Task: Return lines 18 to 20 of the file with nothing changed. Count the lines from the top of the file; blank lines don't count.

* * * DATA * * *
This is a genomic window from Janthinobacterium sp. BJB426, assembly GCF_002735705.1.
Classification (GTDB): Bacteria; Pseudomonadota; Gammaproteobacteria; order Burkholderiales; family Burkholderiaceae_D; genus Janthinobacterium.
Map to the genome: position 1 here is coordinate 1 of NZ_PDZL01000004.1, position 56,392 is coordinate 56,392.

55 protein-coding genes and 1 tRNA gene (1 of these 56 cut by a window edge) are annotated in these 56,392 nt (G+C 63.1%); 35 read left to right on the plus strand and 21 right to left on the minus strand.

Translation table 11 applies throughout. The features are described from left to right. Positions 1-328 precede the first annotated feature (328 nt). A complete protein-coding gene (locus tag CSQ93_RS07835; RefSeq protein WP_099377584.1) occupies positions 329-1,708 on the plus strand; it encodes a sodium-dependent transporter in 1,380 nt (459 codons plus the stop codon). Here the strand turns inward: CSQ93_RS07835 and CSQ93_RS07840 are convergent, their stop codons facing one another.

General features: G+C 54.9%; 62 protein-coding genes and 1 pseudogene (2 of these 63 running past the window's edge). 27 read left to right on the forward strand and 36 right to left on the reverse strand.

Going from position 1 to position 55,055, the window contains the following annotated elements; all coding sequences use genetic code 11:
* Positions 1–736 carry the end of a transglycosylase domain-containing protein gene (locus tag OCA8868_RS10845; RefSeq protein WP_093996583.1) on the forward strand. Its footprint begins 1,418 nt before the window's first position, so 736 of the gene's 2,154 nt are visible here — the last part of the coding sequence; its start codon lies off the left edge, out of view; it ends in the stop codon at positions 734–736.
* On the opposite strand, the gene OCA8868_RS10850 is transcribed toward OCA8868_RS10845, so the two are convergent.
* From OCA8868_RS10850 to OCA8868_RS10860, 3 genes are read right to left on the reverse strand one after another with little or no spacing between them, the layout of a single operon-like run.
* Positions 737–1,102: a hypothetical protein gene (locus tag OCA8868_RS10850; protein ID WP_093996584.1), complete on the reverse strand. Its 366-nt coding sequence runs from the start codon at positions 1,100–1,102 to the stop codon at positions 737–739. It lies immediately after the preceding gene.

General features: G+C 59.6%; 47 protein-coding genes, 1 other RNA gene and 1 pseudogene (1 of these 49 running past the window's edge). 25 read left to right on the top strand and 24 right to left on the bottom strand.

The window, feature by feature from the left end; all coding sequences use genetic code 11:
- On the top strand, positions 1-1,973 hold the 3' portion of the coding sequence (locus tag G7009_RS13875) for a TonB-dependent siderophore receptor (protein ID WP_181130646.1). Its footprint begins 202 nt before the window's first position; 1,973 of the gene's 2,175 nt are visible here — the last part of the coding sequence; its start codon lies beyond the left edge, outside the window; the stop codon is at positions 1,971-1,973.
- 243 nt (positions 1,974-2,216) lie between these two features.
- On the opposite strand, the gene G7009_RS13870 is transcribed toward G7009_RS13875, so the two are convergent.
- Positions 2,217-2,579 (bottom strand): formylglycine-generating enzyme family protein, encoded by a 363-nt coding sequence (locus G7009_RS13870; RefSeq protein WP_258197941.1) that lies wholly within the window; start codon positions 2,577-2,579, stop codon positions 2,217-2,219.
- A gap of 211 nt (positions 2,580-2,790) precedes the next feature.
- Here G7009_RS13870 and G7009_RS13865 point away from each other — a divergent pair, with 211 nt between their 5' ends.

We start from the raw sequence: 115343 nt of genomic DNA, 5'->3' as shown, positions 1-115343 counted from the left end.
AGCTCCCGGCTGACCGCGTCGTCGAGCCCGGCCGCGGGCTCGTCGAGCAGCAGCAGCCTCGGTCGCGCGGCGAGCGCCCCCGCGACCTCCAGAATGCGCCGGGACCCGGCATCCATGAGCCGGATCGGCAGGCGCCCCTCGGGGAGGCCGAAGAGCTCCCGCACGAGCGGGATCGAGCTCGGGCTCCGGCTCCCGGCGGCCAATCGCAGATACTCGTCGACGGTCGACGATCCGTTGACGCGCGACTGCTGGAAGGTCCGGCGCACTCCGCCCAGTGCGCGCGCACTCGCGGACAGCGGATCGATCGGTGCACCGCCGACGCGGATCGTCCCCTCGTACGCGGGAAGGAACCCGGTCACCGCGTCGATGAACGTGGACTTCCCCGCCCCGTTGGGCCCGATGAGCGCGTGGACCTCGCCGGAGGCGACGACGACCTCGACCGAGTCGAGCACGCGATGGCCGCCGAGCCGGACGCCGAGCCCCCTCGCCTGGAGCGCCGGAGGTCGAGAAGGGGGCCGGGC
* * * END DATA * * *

- A gap of 211 nt (positions 2,580-2,790) precedes the next feature.
- Here G7009_RS13870 and G7009_RS13865 point away from each other — a divergent pair, with 211 nt between their 5' ends.

We start from the raw sequence: 115343 nt of genomic DNA, 5'->3' as shown, positions 1-115343 counted from the left end.